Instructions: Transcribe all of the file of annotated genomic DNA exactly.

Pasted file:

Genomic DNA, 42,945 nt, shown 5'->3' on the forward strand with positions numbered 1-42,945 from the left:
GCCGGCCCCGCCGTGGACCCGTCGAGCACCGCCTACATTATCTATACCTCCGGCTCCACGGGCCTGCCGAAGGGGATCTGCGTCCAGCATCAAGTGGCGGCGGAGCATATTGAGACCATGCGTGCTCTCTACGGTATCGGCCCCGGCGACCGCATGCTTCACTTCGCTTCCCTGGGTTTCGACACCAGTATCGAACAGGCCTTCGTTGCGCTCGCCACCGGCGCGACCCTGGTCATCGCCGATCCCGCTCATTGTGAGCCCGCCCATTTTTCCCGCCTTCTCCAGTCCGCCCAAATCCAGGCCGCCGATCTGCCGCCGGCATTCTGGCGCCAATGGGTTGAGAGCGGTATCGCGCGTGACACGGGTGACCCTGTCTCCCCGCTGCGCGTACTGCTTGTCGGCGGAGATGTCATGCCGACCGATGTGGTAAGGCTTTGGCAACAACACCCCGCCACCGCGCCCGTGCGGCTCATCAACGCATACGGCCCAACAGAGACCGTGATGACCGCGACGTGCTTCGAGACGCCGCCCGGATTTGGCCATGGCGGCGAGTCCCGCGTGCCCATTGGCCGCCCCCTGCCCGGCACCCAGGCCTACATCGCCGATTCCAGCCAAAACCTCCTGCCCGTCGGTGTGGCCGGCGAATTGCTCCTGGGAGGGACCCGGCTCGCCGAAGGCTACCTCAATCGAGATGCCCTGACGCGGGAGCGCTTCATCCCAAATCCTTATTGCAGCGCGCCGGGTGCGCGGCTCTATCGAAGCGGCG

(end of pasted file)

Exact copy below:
Genomic DNA, 42,945 nt, shown 5'->3' on the forward strand with positions numbered 1-42,945 from the left:
GCCGGCCCCGCCGTGGACCCGTCGAGCACCGCCTACATTATCTATACCTCCGGCTCCACGGGCCTGCCGAAGGGGATCTGCGTCCAGCATCAAGTGGCGGCGGAGCATATTGAGACCATGCGTGCTCTCTACGGTATCGGCCCCGGCGACCGCATGCTTCACTTCGCTTCCCTGGGTTTCGACACCAGTATCGAACAGGCCTTCGTTGCGCTCGCCACCGGCGCGACCCTGGTCATCGCCGATCCCGCTCATTGTGAGCCCGCCCATTTTTCCCGCCTTCTCCAGTCCGCCCAAATCCAGGCCGCCGATCTGCCGCCGGCATTCTGGCGCCAATGGGTTGAGAGCGGTATCGCGCGTGACACGGGTGACCCTGTCTCCCCGCTGCGCGTACTGCTTGTCGGCGGAGATGTCATGCCGACCGATGTGGTAAGGCTTTGGCAACAACACCCCGCCACCGCGCCCGTGCGGCTCATCAACGCATACGGCCCAACAGAGACCGTGATGACCGCGACGTGCTTCGAGACGCCGCCCGGATTTGGCCATGGCGGCGAGTCCCGCGTGCCCATTGGCCGCCCCCTGCCCGGCACCCAGGCCTACATCGCCGATTCCAGCCAAAACCTCCTGCCCGTCGGTGTGGCCGGCGAATTGCTCCTGGGAGGGACCCGGCTCGCCGAAGGCTACCTCAATCGAGATGCCCTGACGCGGGAGCGCTTCATCCCAAATCCTTATTGCAGCGCGCCGGGTGCGCGGCTCTATCGAAGCGGCG